R.D.A.: So what does this mean for production?
Joss: We’ve pushed an extra few days so I can prep this bitch within an inch of its life, i.e., read it once more.
R.D.A.: But how will this affect the foundation of the very turning of our precious earth, and by that I mean Comiccon?
Joss: Yeah. Unfortunately, we won’t have a new teaser to show, since we’ll start shooting after the con. People will have to settle for chatting with Eliza and Tahmoh. But they’re likeable folk. (Sadly, Tahmoh only speaks Canadian, though he has a lovely translator at his side, like Isabella Rosselini in “White Nights”.) We’ll still rock the panel, but showing clips is kind of a tradition, so my emoticon doth frown.
R.D.A.: And the first first episode?
Joss: I’ll reshoot a few scenes, but it’ll basically air as is. When I was given seven episodes, I referred to them as “the Seven Pilots”, ‘cause you always have to lay out the premise one way or another in those early eps. So instead of Grumpy, this particular episode will be Sneezy. (Seriously. Eliza fights POLLEN! Sooo sexy.)
R.D.A.: So Eliza’s still a different character every week?
Joss: Often several.
R.D.A: And in the Dollhouse, the amazing-looking facility where all the beautiful people whose memories have been wiped live in a state of unselfconscious innocence, the showers are co-ed? [Editor’s note: the showers are co-ed?]
Joss: The showers are co-ed. [Editor’s note: HOT damn.]
R.D.A.: So nothing of substance has been changed. Shower-wise.
Joss: You are a sad, lonely actual man, Actualman.
R.D.A.: So true, so true. Thank you for talking/fan-dancing to me. Anything else you’d like to add?
Joss: Available exclusively on iTunes! Oh. About Dollhouse? Only that it’s going to be a funhouse ride of excitement, fear, existential angst and co-ed showers. That I love it. Love the writers, love the cast, and already blissfully live in the strange, compelling world of the removable self. Hmm. When I pitched it to Eliza, she said “My God, it’s my life!” But after that sentence, I think maybe it’s mine.
R.D.A.: I guess we’ll have to wait till January to see what you’ve cooked up.
Joss: And I’ll probably keep cooking till the moment I serve.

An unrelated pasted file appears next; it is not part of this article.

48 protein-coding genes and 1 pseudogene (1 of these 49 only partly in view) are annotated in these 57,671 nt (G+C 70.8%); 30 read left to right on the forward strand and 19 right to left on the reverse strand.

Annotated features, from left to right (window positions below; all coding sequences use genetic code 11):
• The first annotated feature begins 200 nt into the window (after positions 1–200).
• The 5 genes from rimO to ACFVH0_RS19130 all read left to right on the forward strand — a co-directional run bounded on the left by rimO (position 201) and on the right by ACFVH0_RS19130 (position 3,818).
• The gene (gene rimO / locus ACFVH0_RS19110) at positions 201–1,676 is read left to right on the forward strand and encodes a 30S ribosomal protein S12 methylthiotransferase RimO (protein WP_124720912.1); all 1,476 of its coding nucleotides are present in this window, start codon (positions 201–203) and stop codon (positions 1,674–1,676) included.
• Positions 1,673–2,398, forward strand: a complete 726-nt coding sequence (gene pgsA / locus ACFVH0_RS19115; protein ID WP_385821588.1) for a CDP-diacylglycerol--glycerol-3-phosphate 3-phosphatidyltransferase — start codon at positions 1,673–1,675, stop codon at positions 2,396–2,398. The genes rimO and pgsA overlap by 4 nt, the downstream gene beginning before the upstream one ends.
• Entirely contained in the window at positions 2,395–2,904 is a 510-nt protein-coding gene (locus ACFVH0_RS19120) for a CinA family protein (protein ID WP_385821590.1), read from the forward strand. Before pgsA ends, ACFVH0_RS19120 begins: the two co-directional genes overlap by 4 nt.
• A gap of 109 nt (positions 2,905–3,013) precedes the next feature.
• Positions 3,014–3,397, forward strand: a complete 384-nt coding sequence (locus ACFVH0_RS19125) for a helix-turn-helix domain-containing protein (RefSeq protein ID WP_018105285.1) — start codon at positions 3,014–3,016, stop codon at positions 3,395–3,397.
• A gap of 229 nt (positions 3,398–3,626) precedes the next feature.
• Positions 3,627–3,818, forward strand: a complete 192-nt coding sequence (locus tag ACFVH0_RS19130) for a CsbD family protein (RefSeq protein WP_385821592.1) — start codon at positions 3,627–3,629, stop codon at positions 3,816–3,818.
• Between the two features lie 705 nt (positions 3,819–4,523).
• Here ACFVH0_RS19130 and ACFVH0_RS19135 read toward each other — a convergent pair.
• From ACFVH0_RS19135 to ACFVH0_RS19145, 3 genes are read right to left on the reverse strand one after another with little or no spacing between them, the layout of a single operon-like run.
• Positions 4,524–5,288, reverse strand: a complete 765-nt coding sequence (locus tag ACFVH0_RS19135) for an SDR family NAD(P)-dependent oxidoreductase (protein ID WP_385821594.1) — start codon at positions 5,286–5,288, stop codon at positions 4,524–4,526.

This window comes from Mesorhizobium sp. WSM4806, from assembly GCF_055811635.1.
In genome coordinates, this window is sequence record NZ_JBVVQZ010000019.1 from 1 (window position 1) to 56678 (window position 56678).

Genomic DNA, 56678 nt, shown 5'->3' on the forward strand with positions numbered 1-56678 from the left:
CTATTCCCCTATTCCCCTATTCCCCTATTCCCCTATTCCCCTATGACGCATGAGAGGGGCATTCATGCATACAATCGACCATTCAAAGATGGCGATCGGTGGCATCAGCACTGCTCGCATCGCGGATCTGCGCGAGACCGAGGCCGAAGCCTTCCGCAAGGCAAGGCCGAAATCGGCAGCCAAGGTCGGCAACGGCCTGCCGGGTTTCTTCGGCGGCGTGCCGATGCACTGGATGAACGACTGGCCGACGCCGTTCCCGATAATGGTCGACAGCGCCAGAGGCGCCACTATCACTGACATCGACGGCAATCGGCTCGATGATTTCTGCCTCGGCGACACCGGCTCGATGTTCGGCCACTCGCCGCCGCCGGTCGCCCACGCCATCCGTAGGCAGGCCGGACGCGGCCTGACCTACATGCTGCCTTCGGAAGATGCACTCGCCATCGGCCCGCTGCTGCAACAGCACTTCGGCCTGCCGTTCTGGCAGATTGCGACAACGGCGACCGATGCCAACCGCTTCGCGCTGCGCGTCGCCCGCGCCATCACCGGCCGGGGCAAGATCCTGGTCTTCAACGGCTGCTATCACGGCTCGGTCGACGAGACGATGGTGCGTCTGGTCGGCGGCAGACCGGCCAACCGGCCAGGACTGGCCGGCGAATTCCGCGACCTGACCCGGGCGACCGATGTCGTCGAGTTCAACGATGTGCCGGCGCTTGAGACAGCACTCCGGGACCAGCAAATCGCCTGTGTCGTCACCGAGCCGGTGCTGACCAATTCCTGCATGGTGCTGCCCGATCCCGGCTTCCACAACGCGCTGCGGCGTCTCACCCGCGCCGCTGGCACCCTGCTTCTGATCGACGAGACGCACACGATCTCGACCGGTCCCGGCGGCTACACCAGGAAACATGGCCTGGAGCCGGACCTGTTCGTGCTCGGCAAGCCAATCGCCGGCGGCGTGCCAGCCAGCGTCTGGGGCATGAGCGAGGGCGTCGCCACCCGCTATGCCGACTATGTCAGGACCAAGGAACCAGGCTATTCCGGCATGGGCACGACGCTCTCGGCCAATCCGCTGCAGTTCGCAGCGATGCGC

R.D.A.: Would you hold me?
Joss: Yes, Ruhthie. Yes I will.
[Editor’s note in Strongbad’s voice: IT’S OVER!]
showed some scenes to David Lynch and he’s all, “whuh?”
There were also some slight issues with tone – I was in a dark, noir kind of place (where, as many of you know, I make my home),
Question: I have a bad feeling about Dollhouse with all the changes that Joss Whedon is having to make. Actually, I had a foreboding right from the beginning. There's no question Whedon is a genius. There are episodes of Buffy that no one else could have conceived, or even conceived anything remotely like them. There will certainly never be another science-fiction series like, or maybe as good as, Firefly. On the other hand, Whedon is not a very smart genius. Read the transcript of almost any interview or listen to his commentary on any DVD episode and several things become clear. One is that he's his own greatest fan. Another is that he has no respect for what he considers the "average" viewer. His attitude is that if you don't get it, he doesn't want you in the audience. So he gives each brilliant series an unattractive or at least uninformative name and then can't persuade the networks to properly promote or (in the case of Fox and Firefly) even properly broadcast it. So, actors doing wonderful work with delightful dialogue and plot go unappreciated by the vast numbers of people who would have loved them if they had found them. It's looking very much like Dollhouse, which sounds like something produced by Hugh Hefner, is going to go the same way. — Glenn
Matt Roush: I would certainly take issue with the notion that Joss Whedon doesn't respect the "average" viewer, even if it's true he may be trying to attract those who aren't particularly interested in the ordinary. And it's not his fault that Fox treated Firefly so badly. But where Dollhouse is concerned, qualms are understandable, both on the part of fans who worry that Fox won't let Joss be Joss and on the part of the network and studio that are taking a calculated risk in letting Joss be Joss. The good news is that everyone involved is taking time and making corrections at this stage of the process. Who knows how it will all turn out, but better to put the brakes on now while they can than for things to fall apart once it's on the air. Though I'll admit it is unnerving to read of so many stops and starts. Once it's on the air, they won't have that luxury. As for the title: What's in a name, as someone once said. If the risk pays off and Dollhouse becomes the next cult thing, we won't think twice about it, just like Buffy the Vampire Slayer (which once sounded so silly tripping off the tongue) has unashamedly become part of the pop-culture lexicon. The one worrisome aspect of all this is that, much as with Fringe, the buzz factor is such that if the show isn't an immediate critical or popular success, there will be those willing to write it off instead of letting it develop into something that could become the next X-Files or Buffy, both of which were allowed to gestate fairly quietly for a while before attaining cult status.